A new analysis from the Kaiser Family Foundation finds that among uninsured people who are eligible for an Affordable Care Act marketplace plan, the average penalty for remaining without coverage in 2016 would be $969 per household – 47 percent higher than the 2015 estimated average of $661.
The Cost of the Individual Mandate Penalty for the Remaining Uninsured,
States’ health care systems improved more than they declined, and access to care expanded across the nation, The Commonwealth Fund’s latest Scorecard on State Health System Performance finds. The 2015 edition of the state scorecard—the first one in the series to reflect a full year of the Affordable Care Act’s health insurance expansions—finds that the uninsured rate for working-age adults declined in nearly all states and dropped by at least three points in 39 states. However, stark differences persisted among states on many other health system performance indicators.
Latest Scorecard on Health System Performance Shows More Improvement Than Decline Across States,
The Affordable Care Act created the Consumer Operated and Oriented Plan (CO-OP) Program to give consumers the option to choose a nonprofit insurer with a strong consumer focus. But of the 23 CO-OPs launched, all but two have fallen short of enrollment or profitability projections, and 12 have, or soon will, shut down. A new Commonwealth Fund report by Georgetown University’s Sabrina Corlette and colleagues examines the many challenges CO-OPs contend with and the ways in which these insurers have responded. The researchers focus on the experiences of six CO-OPs located in Iowa/Nebraska, Kentucky, Maine, Maryland, Montana, and Tennessee. Why Are Many CO-OPs Failing?
How New Nonprofit Health Plans Have Responded to Market Competition,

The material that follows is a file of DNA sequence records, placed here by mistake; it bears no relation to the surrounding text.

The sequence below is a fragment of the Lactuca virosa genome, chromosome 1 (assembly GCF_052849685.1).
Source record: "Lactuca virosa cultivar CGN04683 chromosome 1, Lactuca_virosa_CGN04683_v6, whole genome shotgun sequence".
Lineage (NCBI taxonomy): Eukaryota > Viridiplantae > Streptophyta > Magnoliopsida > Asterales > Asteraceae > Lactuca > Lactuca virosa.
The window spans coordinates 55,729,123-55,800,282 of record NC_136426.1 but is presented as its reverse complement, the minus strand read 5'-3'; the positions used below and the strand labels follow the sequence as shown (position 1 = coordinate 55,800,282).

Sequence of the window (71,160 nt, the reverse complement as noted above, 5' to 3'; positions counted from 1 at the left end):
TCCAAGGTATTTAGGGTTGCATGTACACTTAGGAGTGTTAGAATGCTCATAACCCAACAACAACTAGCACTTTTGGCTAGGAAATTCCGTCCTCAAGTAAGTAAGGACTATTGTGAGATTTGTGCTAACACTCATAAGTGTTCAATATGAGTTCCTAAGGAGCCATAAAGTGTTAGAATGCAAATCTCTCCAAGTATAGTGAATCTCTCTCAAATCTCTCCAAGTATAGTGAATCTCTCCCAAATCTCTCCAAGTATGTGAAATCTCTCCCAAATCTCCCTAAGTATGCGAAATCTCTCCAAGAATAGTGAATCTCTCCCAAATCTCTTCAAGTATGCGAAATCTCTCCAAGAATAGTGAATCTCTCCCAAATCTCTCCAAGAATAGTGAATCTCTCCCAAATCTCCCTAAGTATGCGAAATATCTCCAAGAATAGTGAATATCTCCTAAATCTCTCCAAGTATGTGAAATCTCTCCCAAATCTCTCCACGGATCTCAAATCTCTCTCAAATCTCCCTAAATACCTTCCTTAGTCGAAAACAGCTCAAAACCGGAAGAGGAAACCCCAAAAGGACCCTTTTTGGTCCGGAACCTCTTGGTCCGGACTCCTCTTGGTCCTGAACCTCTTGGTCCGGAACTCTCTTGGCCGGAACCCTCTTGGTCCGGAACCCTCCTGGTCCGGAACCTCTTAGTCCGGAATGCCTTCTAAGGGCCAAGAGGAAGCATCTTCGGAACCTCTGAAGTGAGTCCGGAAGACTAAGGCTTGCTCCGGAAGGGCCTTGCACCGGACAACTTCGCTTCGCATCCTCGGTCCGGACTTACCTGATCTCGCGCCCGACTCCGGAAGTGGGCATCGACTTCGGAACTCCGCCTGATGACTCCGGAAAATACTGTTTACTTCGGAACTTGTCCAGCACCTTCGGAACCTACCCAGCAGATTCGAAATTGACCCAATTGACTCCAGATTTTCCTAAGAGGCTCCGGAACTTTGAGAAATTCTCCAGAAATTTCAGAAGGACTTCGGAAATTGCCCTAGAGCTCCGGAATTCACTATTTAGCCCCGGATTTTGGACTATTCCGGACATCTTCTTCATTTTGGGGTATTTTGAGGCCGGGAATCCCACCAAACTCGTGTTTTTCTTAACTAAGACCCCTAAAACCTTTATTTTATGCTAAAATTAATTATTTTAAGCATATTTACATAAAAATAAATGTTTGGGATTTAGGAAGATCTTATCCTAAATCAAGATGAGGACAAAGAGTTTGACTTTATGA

At the moment, the proponents of the ACA believe the new law is working, and initiatives are being readied to build upon what was enacted in 2010 by further bolstering the federal government’s power to control costs through additional regulation. We are among those who opposed the ACA because of its heavy emphasis on federal control. W e propose major reforms to the tax treatment of employer-sponsored health care, Medicaid, Medicare, Health Savings Accounts, and other areas of existing policy.
Improving Health And Health Care: An Agenda For Reform
ELSEWHERE IN THE NEWS
Jobs For Medical Scribes Are Rising Rapidly But Standards Lag, Kaiser
HMO giant Kaiser eyes expansion and agrees to buy Washington state insurer, Los Angeles Times
As Aging Population Grows, So Do Robotic Health Aides, The New York Times
How to Create Exceptional Patient Experiences — Without Exception, Health and Hospitals
A ‘Netflix-like’ predictive model: Hospital systems could pinpoint which patients are most likely to code on their watch, The Washington Post
Primary Care Physicians in Ten Countries Report Challenges Caring for Patients with Complex Health Needs, Commonwealth Fund
Jon Stewart Returns to ‘The Daily Show’ as a Guest to discuss the Zadroga Act, The New York Times
SAP Unveils Software for Doctor Data-Sharing After CEO Accident, Bloomberg
Your New Medical Team: Algorithms and Physicians, The New York Times
IHI Forum: New Surgeon General Offers Hospitals Advice for Tackling Population Health. Health and Hospitals
State Obamacare Exchanges ‘Sustainable’ Without Federal Aid, Official Tells Congress, Kaiser
Marco Rubio Quietly Undermines Affordable Care Act, The New York Times
Merging the Health System and Education Silos to Better Educate Future Physicians,JAMA
How Our Community Designed a Better Hospital, Harvard Business Review
Policy Options to Expand Medicare’s Low-Income Provisions to Improve Access and Affordability, Commonwealth Fund
One in 4 HealthCare.gov customers renew coverage so far, HHS says, The Washington Pos
Moody’s: High rate of physician employment linked to lower profitability, Becker’s
Medicare Penalizes 758 Hospitals For Safety Incidents, Kaiser